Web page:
None of this is Kyon’s idea of fun, except maybe ogling Asahina when she’s in bunny-girl / maid outfits and no one else is looking. None of it seems to be making Haruhi any less frustrated, either: there’s not a single esper / alien / time traveler / etc. anywhere to be found, despite a number of reconnaissance missions to that effect. Then one day the taciturn Nagato sits Kyon down and delivers unto him a revelation that makes the top of his head blow off. And then Asahina has something to tell him as well, and Koizuimi, and … and pretty soon Kyon is facing the possibility that the universe might just disappear. Don’t people typically wait until college before being confronted with an Extinction Level Event?
What’s nice about Haruhi is how the book actually might work best for people who know nothing about the source material. They bring no baggage of their own, no expectations as to how this should work, and might even enjoy it all the more than the fans do. The whole thing’s told from Kyon’s point of view, and there’s barely a moment where he’s not interjecting wry asides at the reader. (At one point when a key revelation is dropped on his head, his only answer is “Data Overmind? My ass.”) Eventually this becomes more than just a way to get fast laughs: because he doesn’t believe in these crazy goings-on any more than we might, we empathize with the poor guy. Disbelief and sarcasm are the only defense mechanisms he has against terminal weirdness. And then he has to make a crucial leap from walling himself off from the weirdness to embracing it—although he manages to convince himself that he can do it, but he doesn’t have to like it.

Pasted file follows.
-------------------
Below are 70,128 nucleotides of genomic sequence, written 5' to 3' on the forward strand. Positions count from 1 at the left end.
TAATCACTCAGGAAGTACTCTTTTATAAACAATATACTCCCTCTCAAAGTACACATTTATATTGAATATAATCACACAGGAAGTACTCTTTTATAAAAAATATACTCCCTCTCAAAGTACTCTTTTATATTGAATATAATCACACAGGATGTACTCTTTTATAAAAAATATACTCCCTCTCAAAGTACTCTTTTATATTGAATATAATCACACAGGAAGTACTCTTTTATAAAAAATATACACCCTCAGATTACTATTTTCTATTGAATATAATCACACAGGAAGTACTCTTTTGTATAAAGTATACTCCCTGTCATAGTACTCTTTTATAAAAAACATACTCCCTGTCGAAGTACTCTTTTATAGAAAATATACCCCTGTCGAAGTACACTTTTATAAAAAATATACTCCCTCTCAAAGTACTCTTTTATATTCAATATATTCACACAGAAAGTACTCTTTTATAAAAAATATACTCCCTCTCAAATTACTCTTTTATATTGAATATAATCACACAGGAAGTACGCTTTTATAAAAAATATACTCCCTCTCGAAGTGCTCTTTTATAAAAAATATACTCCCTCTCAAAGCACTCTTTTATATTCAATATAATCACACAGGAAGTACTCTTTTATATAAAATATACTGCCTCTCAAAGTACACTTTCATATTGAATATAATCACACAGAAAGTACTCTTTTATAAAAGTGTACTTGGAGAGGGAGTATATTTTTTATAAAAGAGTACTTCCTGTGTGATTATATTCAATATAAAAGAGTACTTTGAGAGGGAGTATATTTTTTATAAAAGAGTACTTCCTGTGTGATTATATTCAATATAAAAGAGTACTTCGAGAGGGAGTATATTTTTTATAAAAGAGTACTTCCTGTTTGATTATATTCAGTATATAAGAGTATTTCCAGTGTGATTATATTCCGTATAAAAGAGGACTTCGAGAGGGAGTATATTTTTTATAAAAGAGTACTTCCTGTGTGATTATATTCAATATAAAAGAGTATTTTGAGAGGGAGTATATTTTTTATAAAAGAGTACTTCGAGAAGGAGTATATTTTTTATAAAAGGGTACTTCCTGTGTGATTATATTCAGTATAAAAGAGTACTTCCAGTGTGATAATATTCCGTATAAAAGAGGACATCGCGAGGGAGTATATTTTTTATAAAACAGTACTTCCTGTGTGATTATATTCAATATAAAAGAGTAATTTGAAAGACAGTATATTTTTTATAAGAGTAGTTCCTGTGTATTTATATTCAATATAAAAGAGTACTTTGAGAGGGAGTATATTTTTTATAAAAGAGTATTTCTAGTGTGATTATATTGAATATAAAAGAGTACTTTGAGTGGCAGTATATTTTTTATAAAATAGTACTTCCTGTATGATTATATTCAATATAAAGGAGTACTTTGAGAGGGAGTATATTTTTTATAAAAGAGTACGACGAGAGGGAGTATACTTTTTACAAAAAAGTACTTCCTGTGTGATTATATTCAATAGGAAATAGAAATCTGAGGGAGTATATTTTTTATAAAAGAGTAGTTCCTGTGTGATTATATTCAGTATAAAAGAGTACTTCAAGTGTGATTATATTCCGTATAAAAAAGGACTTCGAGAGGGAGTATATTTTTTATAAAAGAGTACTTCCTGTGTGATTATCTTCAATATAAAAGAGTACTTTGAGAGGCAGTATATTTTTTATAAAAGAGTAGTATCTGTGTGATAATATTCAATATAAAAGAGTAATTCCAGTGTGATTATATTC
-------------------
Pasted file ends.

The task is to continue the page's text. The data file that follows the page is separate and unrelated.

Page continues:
Back to the fans/not-fans thing for a bit. Many of us in English-speaking territories have already encountered the headstrong deliriousness of Haruhi thanks to the anime of the same name. The light novels, though, seemed consigned to the same fate as the source material for so many other, similarly-derived shows: what’s the exact market for light novels? Anime and manga lovers, nominally, but a light novel isn’t the same sort of material as either of those things, and it’s too easy to get it wrong. Look what happened to Kino’s Journey, for instance: it ended up as a piece of meat on Tokyopop’s chopping blocks, and its mangled presentation guaranteed that future installments wouldn’t be seen in English, probably for keeps.